the Civil Code,) and if persons want to avail them
selves of the provisions cf that Act they mast take
proceedings under it, and the question would be
w hether the considcraiion was bona fid which it
was ia this case and whether the defendant had
t o.-dtive notice of insolvency or bankruptcy, which
does not mean, a suspicion arising from a convic
tion that the business is not prosperous, but a
notice, a eertaintv, or a reasouable certaiaty that a
man is bankrupt, so that his act tends to defraud
his creditors, or some of them. The reasons which
haTe induced the enactment of statutes of other
communities to regulate and control Toluntary
assignments, nave never had any existence here,
and the reasoning based upon those statutes is
entirely inapplicable in this country. Here, the
assignee can get no more rights than the assignor
bad at the time of his assignment ; whence it would
follow that if the goods in qnestion had been the
property of Walker A Allen, instead of Spencer's,
their assignee could not haTe recovered them, be
cause they were paid for and delivered before the
assignment. If the creditors weret not contented
with the condition of the estate, it was in their
power or the power of any one of them, not to
accept the assignment, and to take rueasores to put
in force tbe provisions oi tne uanarupt .c
nafinst th insolvent firm.
I take notice of the difference of phraseology ia
the receipt dated 1st of June, and that dated the 3rd ;
the first "acknowledges the receipt of twenty-five
hundred dollars in payment for sugar this day sold,"
and the second acknowledges the receipt of $800,
"which amount is to be paid in sugar," but as it
would make no difference in my judgment and was
not adverted to at bar, I don't think it necessary to
comment upon It It is obvious that the second pay
ment was intended to be a part of the same transac
tion as the first.
In conclusion, there is nothing in DaUiral justice
that will lead the Court to declare, that the trans
fer of the property in question was contrary to
good conscience and void but quite the contrary,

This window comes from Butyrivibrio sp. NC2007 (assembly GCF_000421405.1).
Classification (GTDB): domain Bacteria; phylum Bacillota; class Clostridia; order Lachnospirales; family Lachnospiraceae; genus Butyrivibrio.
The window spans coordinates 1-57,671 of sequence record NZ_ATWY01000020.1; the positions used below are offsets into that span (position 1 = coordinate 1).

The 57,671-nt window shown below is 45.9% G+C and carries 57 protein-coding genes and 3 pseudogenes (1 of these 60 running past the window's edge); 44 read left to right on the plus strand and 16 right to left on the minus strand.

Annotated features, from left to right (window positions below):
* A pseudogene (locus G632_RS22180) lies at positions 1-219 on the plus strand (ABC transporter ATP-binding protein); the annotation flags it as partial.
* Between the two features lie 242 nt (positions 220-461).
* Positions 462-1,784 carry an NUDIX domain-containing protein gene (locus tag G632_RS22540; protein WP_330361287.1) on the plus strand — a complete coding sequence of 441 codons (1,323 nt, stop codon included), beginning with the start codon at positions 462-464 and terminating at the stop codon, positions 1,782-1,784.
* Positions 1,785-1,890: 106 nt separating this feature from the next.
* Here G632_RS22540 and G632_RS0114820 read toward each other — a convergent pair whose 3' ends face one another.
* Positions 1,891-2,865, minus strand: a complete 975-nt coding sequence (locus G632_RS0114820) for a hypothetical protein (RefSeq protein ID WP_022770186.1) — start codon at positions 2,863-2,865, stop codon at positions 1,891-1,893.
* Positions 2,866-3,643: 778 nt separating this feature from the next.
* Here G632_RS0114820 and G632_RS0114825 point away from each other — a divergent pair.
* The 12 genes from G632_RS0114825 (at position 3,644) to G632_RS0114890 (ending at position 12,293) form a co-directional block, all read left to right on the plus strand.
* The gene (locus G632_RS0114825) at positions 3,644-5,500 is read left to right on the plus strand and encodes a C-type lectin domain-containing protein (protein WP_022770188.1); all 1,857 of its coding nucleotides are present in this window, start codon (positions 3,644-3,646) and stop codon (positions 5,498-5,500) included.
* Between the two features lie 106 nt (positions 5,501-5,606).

and the statute law of this Kingdom does not so
My judgment therefore is that the Bill be dis
missed with costs. " - . ' 1..::.
A. S. Hartwell, for Plaintiff.
R. II. Stanley, for Defendant.
Honolulu, August 31, 1874.
A New Suggestion.
In connection with the office of President of the
United States,' a plan is being discussed in the papers
of limiting it to one term, succeeded by a life Sena
torship, and it is pretty generally, if not universally
endorsed by the press. We 9opy the following from
an interior New York journal :
" A new plan has been suggested to get rid of sec
ond and third term presidential aspirants. Thsplan,
briefly stated, is to have them elected for a term of
six years, ineligible to re-election, but transferred for
life to the senate chamber, with the title of presiden
tial senators. This is a plan which is meeting with
much favor with the leading papers of the nation.
It is an eminently sensible and practical idea. The
office of president is one in which an accurate knowl
edge is obtained of the needs and resources of the
country, and the possessors of this knowledge should
be put in a position where the nation could derive
benefit from their experience and wisdom. The
senate is the place. There is another argument in
favor of the plan, not so selfish as the foregoing. As
a rale, our presidents are men eminently qualified
for the position they occupy. There is an hono? in
the office of chief magistrate, the memory of which
should be perpetuated. The senate is the place. We